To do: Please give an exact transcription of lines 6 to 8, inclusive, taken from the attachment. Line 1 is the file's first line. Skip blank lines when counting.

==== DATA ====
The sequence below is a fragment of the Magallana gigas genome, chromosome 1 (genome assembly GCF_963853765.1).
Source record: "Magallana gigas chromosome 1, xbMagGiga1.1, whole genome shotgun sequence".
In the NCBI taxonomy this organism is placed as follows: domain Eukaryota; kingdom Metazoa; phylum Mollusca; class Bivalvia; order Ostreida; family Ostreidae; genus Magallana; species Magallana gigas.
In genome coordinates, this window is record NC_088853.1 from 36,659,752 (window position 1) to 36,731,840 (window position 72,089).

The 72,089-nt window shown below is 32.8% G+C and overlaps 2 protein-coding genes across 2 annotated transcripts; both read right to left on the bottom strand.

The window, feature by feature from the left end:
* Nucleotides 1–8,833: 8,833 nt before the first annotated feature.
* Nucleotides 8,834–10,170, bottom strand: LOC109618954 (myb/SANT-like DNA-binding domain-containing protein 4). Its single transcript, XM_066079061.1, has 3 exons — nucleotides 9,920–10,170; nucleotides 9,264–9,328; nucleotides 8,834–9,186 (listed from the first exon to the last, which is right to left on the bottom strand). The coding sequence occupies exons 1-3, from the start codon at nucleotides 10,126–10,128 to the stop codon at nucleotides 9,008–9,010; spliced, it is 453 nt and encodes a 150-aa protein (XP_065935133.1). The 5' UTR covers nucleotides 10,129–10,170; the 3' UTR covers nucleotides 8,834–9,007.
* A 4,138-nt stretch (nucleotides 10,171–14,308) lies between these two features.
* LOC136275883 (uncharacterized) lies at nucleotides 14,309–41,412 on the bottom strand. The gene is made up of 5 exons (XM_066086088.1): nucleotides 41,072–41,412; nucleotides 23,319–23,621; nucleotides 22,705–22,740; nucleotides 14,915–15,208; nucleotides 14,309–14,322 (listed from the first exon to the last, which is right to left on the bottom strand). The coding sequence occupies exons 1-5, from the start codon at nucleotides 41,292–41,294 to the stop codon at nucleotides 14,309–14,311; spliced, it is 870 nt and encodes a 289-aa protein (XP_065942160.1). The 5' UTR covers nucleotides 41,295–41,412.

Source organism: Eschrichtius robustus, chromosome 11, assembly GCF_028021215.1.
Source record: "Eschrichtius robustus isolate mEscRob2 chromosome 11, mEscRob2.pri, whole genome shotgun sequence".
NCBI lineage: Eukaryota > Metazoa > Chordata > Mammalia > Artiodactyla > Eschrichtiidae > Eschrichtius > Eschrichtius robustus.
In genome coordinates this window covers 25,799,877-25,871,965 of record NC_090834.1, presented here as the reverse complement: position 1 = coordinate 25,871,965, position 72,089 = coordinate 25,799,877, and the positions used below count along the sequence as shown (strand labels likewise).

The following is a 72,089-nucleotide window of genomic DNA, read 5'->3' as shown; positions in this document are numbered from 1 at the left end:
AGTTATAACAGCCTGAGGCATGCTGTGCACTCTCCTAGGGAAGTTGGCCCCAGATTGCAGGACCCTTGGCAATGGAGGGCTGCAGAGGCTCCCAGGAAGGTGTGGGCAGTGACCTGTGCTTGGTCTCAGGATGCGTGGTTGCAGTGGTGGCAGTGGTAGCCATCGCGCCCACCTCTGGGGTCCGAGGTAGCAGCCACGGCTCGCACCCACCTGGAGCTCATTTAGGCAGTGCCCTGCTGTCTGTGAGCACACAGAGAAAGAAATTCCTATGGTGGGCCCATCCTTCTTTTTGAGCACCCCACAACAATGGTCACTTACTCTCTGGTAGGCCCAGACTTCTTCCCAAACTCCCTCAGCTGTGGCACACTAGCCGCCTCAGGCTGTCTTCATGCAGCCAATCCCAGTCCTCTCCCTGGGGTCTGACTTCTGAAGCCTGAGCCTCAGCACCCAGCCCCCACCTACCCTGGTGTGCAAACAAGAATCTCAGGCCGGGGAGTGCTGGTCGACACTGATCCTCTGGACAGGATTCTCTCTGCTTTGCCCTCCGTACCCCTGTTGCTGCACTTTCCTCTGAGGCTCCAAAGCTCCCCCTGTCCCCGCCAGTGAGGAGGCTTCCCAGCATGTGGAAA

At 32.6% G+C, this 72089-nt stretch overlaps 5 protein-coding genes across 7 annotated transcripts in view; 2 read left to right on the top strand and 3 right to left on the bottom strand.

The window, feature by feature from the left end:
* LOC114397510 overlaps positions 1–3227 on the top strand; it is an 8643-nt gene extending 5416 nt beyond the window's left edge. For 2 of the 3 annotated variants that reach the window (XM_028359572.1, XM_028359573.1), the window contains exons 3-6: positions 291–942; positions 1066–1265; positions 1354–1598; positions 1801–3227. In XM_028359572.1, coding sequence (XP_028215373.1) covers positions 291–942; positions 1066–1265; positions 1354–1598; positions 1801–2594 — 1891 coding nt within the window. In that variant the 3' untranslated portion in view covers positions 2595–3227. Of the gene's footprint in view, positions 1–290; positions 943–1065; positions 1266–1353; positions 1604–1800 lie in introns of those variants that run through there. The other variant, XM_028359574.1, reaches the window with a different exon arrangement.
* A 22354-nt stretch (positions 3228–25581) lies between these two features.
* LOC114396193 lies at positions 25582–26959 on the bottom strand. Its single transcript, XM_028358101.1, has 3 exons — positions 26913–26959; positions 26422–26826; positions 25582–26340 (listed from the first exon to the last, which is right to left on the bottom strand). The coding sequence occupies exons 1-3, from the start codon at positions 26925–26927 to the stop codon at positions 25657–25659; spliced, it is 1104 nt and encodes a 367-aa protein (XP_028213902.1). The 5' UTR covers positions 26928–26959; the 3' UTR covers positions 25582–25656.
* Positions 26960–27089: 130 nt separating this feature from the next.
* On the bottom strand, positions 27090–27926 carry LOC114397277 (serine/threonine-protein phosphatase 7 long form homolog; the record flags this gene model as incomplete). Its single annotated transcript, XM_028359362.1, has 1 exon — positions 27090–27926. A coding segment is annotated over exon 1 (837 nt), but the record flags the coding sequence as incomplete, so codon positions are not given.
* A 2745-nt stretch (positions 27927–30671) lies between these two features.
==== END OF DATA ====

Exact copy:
The window, feature by feature from the left end:
* Nucleotides 1–8,833: 8,833 nt before the first annotated feature.
* Nucleotides 8,834–10,170, bottom strand: LOC109618954 (myb/SANT-like DNA-binding domain-containing protein 4). Its single transcript, XM_066079061.1, has 3 exons — nucleotides 9,920–10,170; nucleotides 9,264–9,328; nucleotides 8,834–9,186 (listed from the first exon to the last, which is right to left on the bottom strand). The coding sequence occupies exons 1-3, from the start codon at nucleotides 10,126–10,128 to the stop codon at nucleotides 9,008–9,010; spliced, it is 453 nt and encodes a 150-aa protein (XP_065935133.1). The 5' UTR covers nucleotides 10,129–10,170; the 3' UTR covers nucleotides 8,834–9,007.